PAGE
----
“We have to climb 500 more feet in the next quarter mile”, said Kris, as we scrambled up the southeast face of Mt Chandler, a 3000 footer on the eastern side of the White Mountains just south of the Baldface Range. I put my head down prepared to gut out the ascent when I came to a game trail which lead us right to the summit canister. I’ve never understood why moose like to climb mountains but I was happy to walk in their footsteps on this wild peak.
Kris and I were out to bag Mt Chandler (3335′) and the neighboring Mt Sable (3519′), both trail-less peaks near the New Hampshire-Maine border. Slippery Brook Road has been closed since Hurricane Irene wiped it out in 2011 and only just reopened, providing access to this remote region of the White Mountains.
We parked at the farthest extent of the road at the Slippery Brook Trailhead in front of the gate and headed into the woods, wearing blaze orange clothing because this area is frequented by hunters and fisherman more than hikers. It’s easy to forget that the White Mountains National Forest is home to so many different activities, a land of many uses, as the signs on its perimeter proclaim.
Unlike Sable, which is climbed more frequently because it’s on the NH Hundred Highest list, we had few reports of recent ascents up Mt Chandler to use to guess a good route up the peak. Truth is, I seldom read such reports because it’s unnecessary. There’s usually an inescapable logic or “best way” to approach a mountain summit and I just assume reason it out by myself because it gives me pleasure to plan my own routes.
Slippery Brook was running low, so we had an easy river crossing at some old bridge abutments, arriving on the other side with dry feet. Hiking toward Chandler, we came across what looked like an old road or trail almost immediately and followed it through open woods because it was headed in the same direction as our desired compass bearing.
There was an old trail that used to run over Chandler and Sable and then up to the summit of South Baldface, but I doubted that this was it. This area has been heavily logged in the past and it was more likely that we’d come to what’s known as a skidder road, that was used to drag logs out of the forest by tractor or horse. Most of these old roads or paths are un-marked on maps, but they provide a good way to reduce your energy expenditure on off-trail hikes and make sense to follow as long as they head toward where you want to go.
We hiked through mostly open woods as we neared the Chandler summit, but nothing that strenuous until we came to that last climb to the summit. If the moose hadn’t made a game trail, that final push would have been harder. While this area is a big wildlife transect between Pinkham Notch and Evans Notch, I always get a kick by the fact that moose like to climb up to the tops of mountains rather than just walking in the valleys. It’s a curious habit when you think about it, but moose are curious beasts.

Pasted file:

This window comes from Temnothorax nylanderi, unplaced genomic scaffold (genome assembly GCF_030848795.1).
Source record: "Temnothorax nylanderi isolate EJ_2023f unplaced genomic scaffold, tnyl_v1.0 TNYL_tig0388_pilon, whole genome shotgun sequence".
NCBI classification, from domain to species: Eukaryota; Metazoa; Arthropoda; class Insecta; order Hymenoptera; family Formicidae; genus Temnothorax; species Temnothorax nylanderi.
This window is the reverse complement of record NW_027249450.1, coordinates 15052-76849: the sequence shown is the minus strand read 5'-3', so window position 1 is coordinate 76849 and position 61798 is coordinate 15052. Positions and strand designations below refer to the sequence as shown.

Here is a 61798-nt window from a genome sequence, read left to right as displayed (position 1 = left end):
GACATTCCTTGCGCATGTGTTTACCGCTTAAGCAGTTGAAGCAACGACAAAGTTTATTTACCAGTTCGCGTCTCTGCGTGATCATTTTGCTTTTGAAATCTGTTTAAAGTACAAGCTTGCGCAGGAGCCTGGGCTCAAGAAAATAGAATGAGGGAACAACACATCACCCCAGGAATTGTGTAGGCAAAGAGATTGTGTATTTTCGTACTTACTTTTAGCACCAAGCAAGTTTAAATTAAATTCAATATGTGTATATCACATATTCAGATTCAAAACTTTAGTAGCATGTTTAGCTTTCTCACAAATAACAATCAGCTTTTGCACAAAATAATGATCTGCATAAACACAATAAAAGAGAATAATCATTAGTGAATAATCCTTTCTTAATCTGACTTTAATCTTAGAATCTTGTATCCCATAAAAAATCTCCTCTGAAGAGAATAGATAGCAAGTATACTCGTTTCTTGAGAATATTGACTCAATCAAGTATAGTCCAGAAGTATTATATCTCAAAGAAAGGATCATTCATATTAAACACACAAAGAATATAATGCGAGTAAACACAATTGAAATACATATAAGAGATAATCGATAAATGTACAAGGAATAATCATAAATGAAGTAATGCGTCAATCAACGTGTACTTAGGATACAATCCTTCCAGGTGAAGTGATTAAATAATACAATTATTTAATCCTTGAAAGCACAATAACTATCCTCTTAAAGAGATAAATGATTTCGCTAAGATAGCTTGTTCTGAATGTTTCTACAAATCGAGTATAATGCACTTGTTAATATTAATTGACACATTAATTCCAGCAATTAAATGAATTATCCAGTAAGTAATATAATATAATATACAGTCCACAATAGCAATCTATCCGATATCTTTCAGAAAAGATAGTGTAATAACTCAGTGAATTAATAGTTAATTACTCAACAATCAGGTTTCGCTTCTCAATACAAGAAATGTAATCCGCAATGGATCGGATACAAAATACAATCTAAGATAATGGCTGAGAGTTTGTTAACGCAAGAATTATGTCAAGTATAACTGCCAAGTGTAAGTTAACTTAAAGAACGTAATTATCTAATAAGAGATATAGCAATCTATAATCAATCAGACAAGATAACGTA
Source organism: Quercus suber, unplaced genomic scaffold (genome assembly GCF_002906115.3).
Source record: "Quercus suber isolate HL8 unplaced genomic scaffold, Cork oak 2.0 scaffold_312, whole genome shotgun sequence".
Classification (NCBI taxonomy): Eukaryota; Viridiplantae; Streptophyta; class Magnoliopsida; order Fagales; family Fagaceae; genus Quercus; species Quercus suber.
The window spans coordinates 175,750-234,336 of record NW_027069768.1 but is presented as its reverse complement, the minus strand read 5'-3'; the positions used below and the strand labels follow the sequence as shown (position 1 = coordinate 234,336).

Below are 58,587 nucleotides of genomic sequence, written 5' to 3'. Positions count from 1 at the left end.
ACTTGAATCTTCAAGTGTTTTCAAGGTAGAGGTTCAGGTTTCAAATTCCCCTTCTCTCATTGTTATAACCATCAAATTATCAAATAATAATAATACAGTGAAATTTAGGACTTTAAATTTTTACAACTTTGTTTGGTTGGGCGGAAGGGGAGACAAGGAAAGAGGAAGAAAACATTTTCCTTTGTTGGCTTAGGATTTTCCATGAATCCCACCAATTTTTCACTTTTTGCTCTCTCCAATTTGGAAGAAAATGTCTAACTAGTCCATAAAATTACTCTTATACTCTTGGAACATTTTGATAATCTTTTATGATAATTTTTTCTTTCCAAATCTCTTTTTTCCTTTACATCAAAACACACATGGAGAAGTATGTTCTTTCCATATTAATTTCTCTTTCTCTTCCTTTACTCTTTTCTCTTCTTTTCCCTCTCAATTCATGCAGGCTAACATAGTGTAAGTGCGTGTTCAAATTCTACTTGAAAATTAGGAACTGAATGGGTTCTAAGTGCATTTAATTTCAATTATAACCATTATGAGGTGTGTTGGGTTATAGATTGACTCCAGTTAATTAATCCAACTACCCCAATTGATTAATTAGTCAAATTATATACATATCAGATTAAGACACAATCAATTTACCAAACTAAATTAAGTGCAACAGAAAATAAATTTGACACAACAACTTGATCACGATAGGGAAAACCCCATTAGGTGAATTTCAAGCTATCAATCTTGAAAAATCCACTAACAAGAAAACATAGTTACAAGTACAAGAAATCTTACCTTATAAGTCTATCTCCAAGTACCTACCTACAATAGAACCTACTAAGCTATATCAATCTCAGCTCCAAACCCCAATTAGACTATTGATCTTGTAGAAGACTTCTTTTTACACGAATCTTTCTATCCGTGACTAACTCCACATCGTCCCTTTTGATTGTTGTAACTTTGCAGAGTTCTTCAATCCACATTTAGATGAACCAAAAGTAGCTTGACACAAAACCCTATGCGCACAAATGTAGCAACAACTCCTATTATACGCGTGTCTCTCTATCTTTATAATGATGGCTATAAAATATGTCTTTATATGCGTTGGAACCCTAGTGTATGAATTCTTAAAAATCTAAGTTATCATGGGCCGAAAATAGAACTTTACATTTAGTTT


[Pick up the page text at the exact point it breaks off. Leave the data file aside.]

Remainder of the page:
When we arrived the summit, Kris and I leafed through the notebook in the canister before leaving our “message in a bottle.” Finding these canisters is a real emotional high for me when hiking off trail, if only because you see just how few people have visited the same peak before you. In leafing through this register, we noticed that no one had visited the summit for a two-year stretch in 2013 or 2014, which gives you some idea what a rarefied sport climbing the all 175 of New Hampshire’s 3000 footers really is.
After a short break, we headed down to the saddle between Chandler and Sable, which would be a pleasant place to camp if not for the absence of water. Climbing Sable would be a bit more difficult than Chandler because it’s surrounded by cliffs, with only a few points of access from the direction we were coming. The good news is that we could see where we were headed, for a change, with the leaves done from the trees this late in autumn. Normally, the trees and foliage are so dense and impenetrable that a compass is almost always required to point you in the right direction.
Like Chandler, this ascent was straightforward, although most hikers climb the peak from the east and not the south. We hit some cliffs, but we scooted around them until we could get up to elevation and then repeated our canister ritual on Sable.
From here it was a long hike back down to the Slippery Brook Trail, which we then followed a few miles back to our car. I honestly thought these two peaks would be much harder to climb that they turned out to be, but our trip was still young, and bushwhacking Greens Cliff turned out to be much more strenuous, the following day,
Total Distance: 6 miles with approximately 2500′ of elevation gain.